This is another album that many people are fanatical about, but it has never been one of my absolute favorites. Act One (which ends somewhere around the Scrutinizer Postlude track) is mostly song-oriented with the occasional bit of fantastically difficult music, and is pretty good. But after that the album starts to stretch every track out with generally decent but usually overlong guitar solo sections. Some people really go for the guitar solos on this album, but for some reason tracks like Outside Now and He Used To Cut the Grass have never appealed to me very much. The exception is the fantastic Watermelon in Easter Hay (probably the most emotional guitar piece Frank ever wrote), which whould have made a good ending for the album, but unfortunately it's followed up by the absurd finale A Little Green Rosetta, which goes on waaaay too long.
Most of the tracks on the album were individually conceived and had been performed in concert well before this album was put together. Then one day Zappa got the idea to create a concept album about a future where the government makes all music illegal. He took the existing songs and created a plot line that would string them all together, and then added the Central Scrutinizer narrator to explain that this is a cautionary tale about the evils of music, and the terrible things that happened to a boy named Joe when he decided to become a musician.
The album starts out with the Scrutinizer delivering that message, and then the first real song begins with Joe reminiscing about his musical beginnings in a garage band. The title track is a relaxed rock song with lyrics that should appeal to anyone who has ever been in (or hung out with) a low-budget rock band. Of course, the trouble starts before we even get to the end of this first song, with the neighbors calling the cops on Joe's noisy band.
Catholic Girls is tied in as a song about groupies, but it's pretty clear that Zappa wrote this song just to show that he wasn't in the least apologetic to those who slammed him for Jewish Princess. In fact, just to make the point totally clear, he even quotes a bit of the melody of JP towards the end of CG.
The rest of the first act is also comprised of shorter, poppish sounding songs with lyrics about sex, drugs and rock-n-roll. Joe's girlfriend Mary is introduced, and goes from being a good, religious girl to being a dirty, slutty groupie, eventually competing in a wet t-shirt contest just to get bus fare to go home. Joe in the meantime meets up with a girl named Lucille, from whom he gets an unpronounceable disease that makes it hurt when he pees.
The thing that impresses me the most about the Act One songs are the backing tracks. Underneath the goofy lyrics about sex and rock, the band is playing some complex stuff that manages to be both unusual and catchy at the same time.
Strangely, two of the track titles were changed for the CD release. On the original vinyl, they were called Wet T-Shirt Nite and Toad-O Line, but on the CD they're called Fembot in a Wet T-Shirt and On the Bus. Makes for confusing discussions between vinyl fans and CD listeners.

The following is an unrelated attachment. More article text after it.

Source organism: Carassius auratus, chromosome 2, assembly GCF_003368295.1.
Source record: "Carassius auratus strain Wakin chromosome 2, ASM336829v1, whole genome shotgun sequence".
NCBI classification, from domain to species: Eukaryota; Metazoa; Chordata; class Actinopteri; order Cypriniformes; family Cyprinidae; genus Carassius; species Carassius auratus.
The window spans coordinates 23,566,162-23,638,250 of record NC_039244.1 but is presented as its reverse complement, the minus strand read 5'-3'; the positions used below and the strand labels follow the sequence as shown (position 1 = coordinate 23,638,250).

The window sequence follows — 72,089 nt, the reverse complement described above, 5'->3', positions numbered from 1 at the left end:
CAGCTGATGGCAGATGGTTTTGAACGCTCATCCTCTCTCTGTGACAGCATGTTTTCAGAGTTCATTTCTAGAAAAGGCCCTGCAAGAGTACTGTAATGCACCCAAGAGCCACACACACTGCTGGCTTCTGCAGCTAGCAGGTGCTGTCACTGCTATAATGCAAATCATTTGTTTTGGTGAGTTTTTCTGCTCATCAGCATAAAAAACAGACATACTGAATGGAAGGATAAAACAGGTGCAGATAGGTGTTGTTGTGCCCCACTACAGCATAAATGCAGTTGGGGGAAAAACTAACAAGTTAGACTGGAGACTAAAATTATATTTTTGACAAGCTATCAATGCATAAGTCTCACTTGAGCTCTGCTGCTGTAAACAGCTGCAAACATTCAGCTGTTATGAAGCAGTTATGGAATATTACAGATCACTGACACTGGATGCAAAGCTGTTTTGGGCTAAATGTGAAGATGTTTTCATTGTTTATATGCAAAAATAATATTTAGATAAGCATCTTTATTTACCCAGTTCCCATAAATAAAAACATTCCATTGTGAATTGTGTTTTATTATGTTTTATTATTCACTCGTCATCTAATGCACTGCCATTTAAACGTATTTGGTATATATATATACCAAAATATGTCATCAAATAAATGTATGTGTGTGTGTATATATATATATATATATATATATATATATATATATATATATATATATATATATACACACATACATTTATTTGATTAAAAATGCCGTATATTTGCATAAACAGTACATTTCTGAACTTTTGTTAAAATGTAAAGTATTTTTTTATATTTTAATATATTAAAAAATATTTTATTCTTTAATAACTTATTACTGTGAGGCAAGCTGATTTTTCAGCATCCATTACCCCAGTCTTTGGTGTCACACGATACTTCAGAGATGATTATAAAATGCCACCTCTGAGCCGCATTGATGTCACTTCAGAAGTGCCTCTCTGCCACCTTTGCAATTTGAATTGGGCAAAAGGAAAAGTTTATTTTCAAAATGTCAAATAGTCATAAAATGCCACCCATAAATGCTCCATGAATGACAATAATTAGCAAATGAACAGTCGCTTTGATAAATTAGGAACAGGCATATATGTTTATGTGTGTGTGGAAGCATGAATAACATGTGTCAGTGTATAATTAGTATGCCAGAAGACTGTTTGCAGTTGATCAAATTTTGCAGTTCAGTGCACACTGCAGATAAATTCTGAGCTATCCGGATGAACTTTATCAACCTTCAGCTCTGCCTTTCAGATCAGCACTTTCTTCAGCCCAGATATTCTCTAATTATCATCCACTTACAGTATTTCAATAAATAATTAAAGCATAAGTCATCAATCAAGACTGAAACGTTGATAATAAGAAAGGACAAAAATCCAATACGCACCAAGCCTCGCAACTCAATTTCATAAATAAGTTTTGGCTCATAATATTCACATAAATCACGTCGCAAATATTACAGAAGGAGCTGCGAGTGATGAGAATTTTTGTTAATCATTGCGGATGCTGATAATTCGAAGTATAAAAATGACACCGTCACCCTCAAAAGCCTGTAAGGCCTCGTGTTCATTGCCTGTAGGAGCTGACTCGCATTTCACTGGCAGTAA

When the album was originally released, Act One came out as a single vinyl album, and then Acts Two and Three were later released as a double album. The CD reissue puts the whole thing on two CDs, and kind of blurs the line about where the different Acts begin and end. I think Act Two actually begins with the Scrutinizer Postlude and ends somewhere around Outside Now. Act Three would then begin at He Used to Cut the Grass and go to the end of disc two.
The last two Acts feature something that Zappa called "xenochrony". What this meant was that Frank would take two pieces of music from two different sources, recorded at different times, and put them together to make a new track. In the case of Joe's Garage, he took guitar solos that had been recorded live in concert and pasted them over new studio backing tracks that had been created specifically for the album. The results are interesting, and don't sound like a cut and past job for the most part - the solos are surprisingly integrated with the backings. My problem is that I think Zappa's enjoyment of experimenting with xenochrony caused him to make most of the tracks much longer than they needed to be.
The story line slows down after Act One, as the album shifts more towards long instrumental sections, but the basic plot is that Joe, having had one girlfriend leave him to become a groupie and another girlfriend give him a nasty case of VD, decides to give up women and find religion. Unfortunately, what he finds is Appliantology (a thinly disguised twin of Scientology). In this religion, people are encouraged to have sex with machines. Joe goes a little too hard on one particular device, and destroys it. Unfortunately he can't pay for it because he gave all his money to the head of the church, L. Ron Hoover. So, it's off to jail for Joe, where he gets thrown in with all the other musicians and music industry types. The song Packard Goose seems to be Joe's response to the music critics he meets, but it also represents FZ's counter-criticism of reviewers who "push punk like some new kind of English disease". The lyrics of that track are possibly the best on the album.
Eventually, Joe starts to live a fantasy life inside his head, reacting to imaginary bad reviews of his music and finally performing one last imaginary guitar solo (the beautiful Watermelon). In the end, Joe gets out of jail and goes to work in the Utility Muffin Research Kitchen (Zappa later used the name for his own home studio), putting little green rosettas on top of muffins.
Overall, the plot is fairly silly but does make some good points about freedom of speech and ironically foreshadows Zappa's real confrontations with the government in the 1980s, when they wanted to pass legislation to "censor" rock and roll albums.